# Mathematics for Applied Sciences (Osnabrück 2023-2024)/Part I/Lecture 25

*The dimension formula*

The following statement is called *dimension formula*.

Let denote a field, let and denote -vector spaces, and let

denote a -linear mapping. Suppose that has finite dimension. Then

holds.

### Proof

Let denote a field, let and denote -vector spaces, and let

denote a -linear mapping. Suppose that has finite dimension. Then we call

*rank*of .

The dimension formula can also be expressed as

We consider the linear mapping

given by the matrix

To determine the kernel, we have to solve the homogeneous linear system

The solution space is

and this is the kernel of . The kernel has dimension one, therefore the dimension of the image is , due to the dimension formula.

Let denote a field, let and denote -vector spaces with the same dimension . Let

denote a linear mapping. Then is injective if and only if is surjective.

This follows from the dimension formula and Lemma 24.14 .

*Composition of linear mappings and matrices*

In the correspondence between linear mappings and matrices, the composition of linear mappings corresponds to the matrix multiplication. More precisely: let denote vector spaces over a field with bases

Let

denote linear mappings. Then, for the describing matrix of , and of the composition , the relation

holds.

We consider the chain of mappings

Suppose that is described by the -matrix , and that is described by the -matrix (with respect to the bases). The composition has the following effect on the base vector .

Here, these coefficients are just the entries of the product matrix .

From this, we can conclude that the product of matrices is associative.

*Invertible matrices*

Let denote a field. For an invertible matrix , the matrix fulfilling

is called the *inverse matrix* of . It is denoted by

*Linear mappings and change of basis*

Let denote a field, and let and denote finite-dimensional -vector spaces. Let and be bases of and and bases of . Let

denote a linear mapping, which is described by the matrix with respect to the bases and . Then is described with respect to the bases and by the matrix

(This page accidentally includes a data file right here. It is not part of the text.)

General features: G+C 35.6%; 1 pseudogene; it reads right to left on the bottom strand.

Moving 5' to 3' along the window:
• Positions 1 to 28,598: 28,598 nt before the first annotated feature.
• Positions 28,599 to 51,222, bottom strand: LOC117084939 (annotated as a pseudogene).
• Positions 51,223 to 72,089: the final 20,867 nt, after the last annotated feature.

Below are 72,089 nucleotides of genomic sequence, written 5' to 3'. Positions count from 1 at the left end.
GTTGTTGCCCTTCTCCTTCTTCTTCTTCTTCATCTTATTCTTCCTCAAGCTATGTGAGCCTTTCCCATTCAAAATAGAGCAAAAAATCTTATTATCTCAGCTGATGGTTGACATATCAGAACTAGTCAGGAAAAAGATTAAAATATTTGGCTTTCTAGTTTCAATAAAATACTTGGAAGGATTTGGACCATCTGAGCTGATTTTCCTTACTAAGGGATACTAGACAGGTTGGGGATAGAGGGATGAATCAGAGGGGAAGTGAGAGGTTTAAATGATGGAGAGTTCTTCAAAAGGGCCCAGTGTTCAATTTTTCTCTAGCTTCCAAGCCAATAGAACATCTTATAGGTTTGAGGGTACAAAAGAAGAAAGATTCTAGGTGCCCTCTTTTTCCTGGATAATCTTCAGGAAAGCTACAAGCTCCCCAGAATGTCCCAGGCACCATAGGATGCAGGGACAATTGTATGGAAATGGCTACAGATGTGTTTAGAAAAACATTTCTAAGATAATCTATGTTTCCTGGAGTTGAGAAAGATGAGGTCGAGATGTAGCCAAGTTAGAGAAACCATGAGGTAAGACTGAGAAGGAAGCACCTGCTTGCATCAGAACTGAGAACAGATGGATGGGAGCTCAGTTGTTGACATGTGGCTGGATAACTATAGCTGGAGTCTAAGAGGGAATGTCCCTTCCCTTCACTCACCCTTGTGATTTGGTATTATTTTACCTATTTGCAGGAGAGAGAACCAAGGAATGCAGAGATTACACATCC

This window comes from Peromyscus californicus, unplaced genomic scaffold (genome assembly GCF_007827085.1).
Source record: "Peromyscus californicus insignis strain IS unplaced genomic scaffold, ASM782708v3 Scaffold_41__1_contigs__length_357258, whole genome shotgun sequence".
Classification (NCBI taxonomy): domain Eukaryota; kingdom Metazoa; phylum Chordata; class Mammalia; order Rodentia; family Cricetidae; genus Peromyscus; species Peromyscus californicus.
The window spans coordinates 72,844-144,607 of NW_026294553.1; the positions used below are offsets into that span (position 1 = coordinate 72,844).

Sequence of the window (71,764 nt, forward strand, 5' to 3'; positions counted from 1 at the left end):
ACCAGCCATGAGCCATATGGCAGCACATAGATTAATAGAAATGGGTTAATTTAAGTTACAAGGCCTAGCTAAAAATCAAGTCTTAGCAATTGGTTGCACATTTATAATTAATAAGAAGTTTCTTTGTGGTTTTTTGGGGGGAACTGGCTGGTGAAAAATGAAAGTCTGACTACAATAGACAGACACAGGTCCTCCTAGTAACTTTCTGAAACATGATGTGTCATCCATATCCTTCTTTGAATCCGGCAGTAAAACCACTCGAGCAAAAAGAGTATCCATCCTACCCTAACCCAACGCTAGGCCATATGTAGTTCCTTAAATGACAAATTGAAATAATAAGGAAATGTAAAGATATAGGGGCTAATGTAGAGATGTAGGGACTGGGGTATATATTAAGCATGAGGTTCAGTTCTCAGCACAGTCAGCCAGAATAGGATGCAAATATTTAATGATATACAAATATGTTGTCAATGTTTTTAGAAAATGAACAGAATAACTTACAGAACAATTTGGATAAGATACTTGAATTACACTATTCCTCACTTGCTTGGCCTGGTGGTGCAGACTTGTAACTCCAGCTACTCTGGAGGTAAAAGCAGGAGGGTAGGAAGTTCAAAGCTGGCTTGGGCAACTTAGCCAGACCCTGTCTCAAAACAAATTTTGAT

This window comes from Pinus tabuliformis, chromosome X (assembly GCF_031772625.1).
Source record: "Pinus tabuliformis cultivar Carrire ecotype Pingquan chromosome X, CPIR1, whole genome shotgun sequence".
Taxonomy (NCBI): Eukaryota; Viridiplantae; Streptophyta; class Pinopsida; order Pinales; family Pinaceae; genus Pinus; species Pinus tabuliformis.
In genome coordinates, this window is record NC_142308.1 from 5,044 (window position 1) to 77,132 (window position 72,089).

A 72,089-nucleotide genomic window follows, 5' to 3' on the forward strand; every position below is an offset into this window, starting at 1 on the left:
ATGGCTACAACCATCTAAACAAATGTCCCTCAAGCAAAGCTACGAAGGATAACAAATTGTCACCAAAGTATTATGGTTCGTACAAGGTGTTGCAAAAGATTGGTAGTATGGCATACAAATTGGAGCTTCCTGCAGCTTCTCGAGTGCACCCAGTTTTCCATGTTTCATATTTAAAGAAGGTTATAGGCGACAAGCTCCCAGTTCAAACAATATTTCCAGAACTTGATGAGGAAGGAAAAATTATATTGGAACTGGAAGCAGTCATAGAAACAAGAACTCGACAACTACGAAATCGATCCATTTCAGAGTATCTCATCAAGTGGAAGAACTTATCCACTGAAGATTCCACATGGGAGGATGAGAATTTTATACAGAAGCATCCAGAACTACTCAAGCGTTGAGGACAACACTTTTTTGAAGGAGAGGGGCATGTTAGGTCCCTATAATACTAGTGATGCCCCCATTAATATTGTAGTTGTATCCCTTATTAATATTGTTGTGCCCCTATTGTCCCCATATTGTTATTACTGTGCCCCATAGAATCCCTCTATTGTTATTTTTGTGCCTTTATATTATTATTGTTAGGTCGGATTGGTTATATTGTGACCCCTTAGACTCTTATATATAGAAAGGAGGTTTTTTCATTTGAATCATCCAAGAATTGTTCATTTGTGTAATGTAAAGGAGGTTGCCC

where and are the transformation matrices, which describe the change of basis from to and from to .

### Proof

Let denote a field, and let denote a -vector space of finite dimension. Let

be a linear mapping. Let and denote bases of . Then the matrices which describe the linear mapping with respect to and respectively (on both sides), fulfil the relation

This follows directly from Lemma 25.8 .

Two square matrices
are called
*similar*,
if there exists an
invertible matrix
with

Due to Corollary 25.9 , for a linear mapping , the describing matrices with respect to several bases are similar.

*Properties of linear mappings*

Let be a field, and let and be vector spaces over of dimensions and . Let

be a linear map, described by the matrix

with respect to two bases. Then the following properties hold.- is injective if and only if the columns of the matrix are linearly independent.
- is surjective if and only if the columns of the matrix form a generating system of .
- Let . Then is bijective if and only if the columns of the matrix form a basis of , and this holds if and only if is invertible.

Let and denote the bases of and respectively, and let denote the column vectors of . (1). The mapping has the property

where is the -th entry of the -th column vector. Therefore,

This is if and only if for all , and this is equivalent with

For this vector equation, there exists a nontrivial tuple , if and only if the columns are linearly dependent, and this holds if and only if is not injective.

(2). See
Exercise 25.3
.

(3). Let
.
The first equivalence follows from (1) and (2). If is bijective, then there exists a
(linear)
inverse mapping
with

Let denote the matrix for , and the matrix for . The matrix for the identity is the identity matrix. Because of Lemma 25.5 , we have

and therefore is invertible. The reverse implication is proved similarly.

*Finding the inverse matrix*

Let denote a square matrix. How can we decide whether the matrix is invertible, and how can we find the inverse matrix ?

For this we write down a table, on the left-hand side we write down the matrix , and on the right-hand side we write down the identity matrix
(of the right size).
Now we apply on both sides step by step the same elementary row manipulations. The goal is to produce in the left-hand column, starting with the matrix, in the end the identity matrix. This is possible if and only if the matrix is invertible. We claim that we produce, by this method, in the right column the matrix in the end. This rests on the following *invariance principle*. Every elementary row manipulation can be realized as a matrix multiplication with some
elementary matrix
from the left. If in the table we have somewhere the pair

after the next step (in the next line) we have

If we multiply the inverse of the second matrix (which we do not know yet, but we do know its existence, in case the matrix is invertible) with the first matrix, then we get

This means that this expression is not changed in each single step. In the beginning, this expression equals , hence in the end, the pair must fulfil

We want to find for the matrix its inverse matrix , following Method 25.12 .

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